5. Decreased empathy between social groups and across cultures,
  6. A breakdown of institutional trust between the public and expert spheres,
  7. With a viral spread of misinformation and the rise of alternative facts,
  8. Increased risk of social terrorism and recruitment to harmful conspiracy groups,
  9. And less—well—common sense.

So, How can you take your information diet back?

Do These 3 things to arrest control over your info diet:

  1. Revoke and turn off automatic rights to control your information diet on the platforms you frequent.
  2. Consciously find and automate your own dietary sources to feed you information, even when exhausted.
  3. Regularly challenge your diet when you feel like you’re getting too comfortable.

It always has, and will always be a fact that your information diet is not solely yours to control. But you have a right to control where your information comes from and how they deliver that information to you.  This starts with telling the platforms you frequent on a daily basis what you do and do not want. That means turning off-platform features that “guess” for you.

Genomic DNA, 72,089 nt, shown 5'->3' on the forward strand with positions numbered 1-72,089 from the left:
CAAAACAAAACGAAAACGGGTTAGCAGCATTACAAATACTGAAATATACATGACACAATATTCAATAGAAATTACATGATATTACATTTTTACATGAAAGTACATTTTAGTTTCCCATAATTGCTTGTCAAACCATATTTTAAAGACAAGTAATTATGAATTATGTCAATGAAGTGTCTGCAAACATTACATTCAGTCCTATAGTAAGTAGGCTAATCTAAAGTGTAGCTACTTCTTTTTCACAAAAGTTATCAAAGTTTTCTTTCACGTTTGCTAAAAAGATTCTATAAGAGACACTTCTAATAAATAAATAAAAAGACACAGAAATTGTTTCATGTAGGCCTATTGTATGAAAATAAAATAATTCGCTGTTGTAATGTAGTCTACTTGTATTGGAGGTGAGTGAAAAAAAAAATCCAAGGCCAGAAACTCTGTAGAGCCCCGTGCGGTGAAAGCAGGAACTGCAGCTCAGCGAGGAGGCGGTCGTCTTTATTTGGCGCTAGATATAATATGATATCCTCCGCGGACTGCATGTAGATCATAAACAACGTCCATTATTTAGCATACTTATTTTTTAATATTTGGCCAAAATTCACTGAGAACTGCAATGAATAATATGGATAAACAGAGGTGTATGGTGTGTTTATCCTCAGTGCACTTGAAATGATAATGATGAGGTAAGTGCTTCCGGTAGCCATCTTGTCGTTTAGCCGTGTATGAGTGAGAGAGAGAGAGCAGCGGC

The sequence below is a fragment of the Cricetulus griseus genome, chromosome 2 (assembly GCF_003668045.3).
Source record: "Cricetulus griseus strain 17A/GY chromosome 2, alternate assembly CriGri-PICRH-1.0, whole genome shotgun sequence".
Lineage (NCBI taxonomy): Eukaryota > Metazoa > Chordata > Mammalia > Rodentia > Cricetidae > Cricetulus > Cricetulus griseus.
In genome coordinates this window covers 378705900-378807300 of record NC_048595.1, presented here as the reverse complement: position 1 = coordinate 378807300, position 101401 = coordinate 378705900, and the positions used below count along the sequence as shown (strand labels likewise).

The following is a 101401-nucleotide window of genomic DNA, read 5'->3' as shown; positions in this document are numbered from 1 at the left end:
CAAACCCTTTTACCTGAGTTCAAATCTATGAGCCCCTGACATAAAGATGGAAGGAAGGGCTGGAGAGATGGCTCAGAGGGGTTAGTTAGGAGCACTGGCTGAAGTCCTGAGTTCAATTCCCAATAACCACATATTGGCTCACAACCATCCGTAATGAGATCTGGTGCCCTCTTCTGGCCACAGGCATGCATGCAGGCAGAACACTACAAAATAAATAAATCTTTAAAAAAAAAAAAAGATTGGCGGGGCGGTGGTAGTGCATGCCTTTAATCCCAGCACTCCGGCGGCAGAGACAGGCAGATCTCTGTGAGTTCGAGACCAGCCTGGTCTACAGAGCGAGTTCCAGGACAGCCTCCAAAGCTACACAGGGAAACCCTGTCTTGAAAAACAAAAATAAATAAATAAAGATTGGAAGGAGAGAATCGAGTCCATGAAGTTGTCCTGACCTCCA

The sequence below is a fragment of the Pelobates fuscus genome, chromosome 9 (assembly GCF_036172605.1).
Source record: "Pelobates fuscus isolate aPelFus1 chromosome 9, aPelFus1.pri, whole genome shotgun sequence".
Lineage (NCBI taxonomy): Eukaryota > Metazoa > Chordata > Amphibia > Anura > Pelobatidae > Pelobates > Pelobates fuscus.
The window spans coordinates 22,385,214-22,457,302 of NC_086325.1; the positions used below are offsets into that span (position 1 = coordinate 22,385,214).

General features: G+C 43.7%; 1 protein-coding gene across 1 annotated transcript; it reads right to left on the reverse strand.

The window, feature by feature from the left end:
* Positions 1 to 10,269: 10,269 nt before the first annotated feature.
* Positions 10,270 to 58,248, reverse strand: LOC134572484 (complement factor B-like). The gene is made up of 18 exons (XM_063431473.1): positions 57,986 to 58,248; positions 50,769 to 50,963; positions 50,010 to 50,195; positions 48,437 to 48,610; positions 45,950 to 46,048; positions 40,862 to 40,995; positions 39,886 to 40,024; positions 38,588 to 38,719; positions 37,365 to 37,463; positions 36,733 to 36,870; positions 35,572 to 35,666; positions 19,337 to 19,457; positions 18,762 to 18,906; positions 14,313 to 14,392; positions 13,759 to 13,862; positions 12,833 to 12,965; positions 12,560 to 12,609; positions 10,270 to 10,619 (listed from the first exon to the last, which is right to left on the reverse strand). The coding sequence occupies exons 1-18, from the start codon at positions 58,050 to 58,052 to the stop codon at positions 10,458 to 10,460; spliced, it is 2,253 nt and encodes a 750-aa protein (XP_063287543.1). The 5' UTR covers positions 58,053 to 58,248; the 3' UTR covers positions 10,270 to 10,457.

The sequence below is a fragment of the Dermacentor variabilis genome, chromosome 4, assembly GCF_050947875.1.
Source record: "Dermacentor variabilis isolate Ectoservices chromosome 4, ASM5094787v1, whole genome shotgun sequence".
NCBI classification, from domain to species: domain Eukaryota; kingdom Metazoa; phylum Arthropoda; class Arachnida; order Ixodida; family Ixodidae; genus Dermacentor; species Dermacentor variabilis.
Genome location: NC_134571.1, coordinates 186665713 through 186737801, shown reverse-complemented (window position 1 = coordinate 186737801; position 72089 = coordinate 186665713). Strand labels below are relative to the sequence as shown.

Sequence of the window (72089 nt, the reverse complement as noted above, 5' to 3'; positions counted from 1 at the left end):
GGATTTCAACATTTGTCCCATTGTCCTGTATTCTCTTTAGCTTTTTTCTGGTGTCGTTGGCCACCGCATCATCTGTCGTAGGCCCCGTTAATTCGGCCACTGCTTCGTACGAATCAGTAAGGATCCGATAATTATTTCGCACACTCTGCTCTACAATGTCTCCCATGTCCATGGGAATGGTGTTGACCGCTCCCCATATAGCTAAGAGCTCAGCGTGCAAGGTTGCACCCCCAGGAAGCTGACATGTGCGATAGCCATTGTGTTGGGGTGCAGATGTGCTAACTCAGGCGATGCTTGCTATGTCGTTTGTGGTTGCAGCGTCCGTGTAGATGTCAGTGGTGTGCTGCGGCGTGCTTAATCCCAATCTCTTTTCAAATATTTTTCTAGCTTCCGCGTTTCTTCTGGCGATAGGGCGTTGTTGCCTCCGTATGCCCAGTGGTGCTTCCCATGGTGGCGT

So, for the rest of this blog, we’re going to show you how to do it.

If you’d rather build an information diet in more digestible bite-size pieces though, we’ve built a 2-week information diet clean-up challenge!

Want to take control of your information diet?

Sign up for our 2-week, step-by-step information diet clean-up! In these 7 bite-size steps emailed to you over 2 weeks, you can build a strong information diet in your inbox, on your social platforms, and in your communities!

* This will not sign you up for our general newsletter. If you’d like, you can do so later 🙂

The most obvious 1st step is to set up your email correctly.

Have you ever subscribed to a newsletter, got invested, skipped a few emails over vacation, and suddenly you find them in spam?

That would be your inbox’s algorithm.

According to Richard Lindner at DigitalMarketer, over 20% of valid emails will never reach the recipient by design. Meanwhile, people are checking their email up to 20 times a day, and they’re exhausted. 

The email provider’s job is to make your inbox worthwhile for you. They are streamlining what communications you give your attention to.  In other words, the inbox is literally an information diet algorithm. That inbox’s automatic filters are meant to get spam and promotional emails out of the way. But when did you last set that up? When did you last tell google what you did and did not want it to filter? 

The first thing I did to arrest control of my info diet was to get rid of my automatic boxes and filters. The second thing I did was audit the inbox manually. I marked actual spam as spam for a few days, so the filter actually knew what I wanted. Third, I unsubscribed to everything that came through over 3 days that I did not consciously want in my inbox.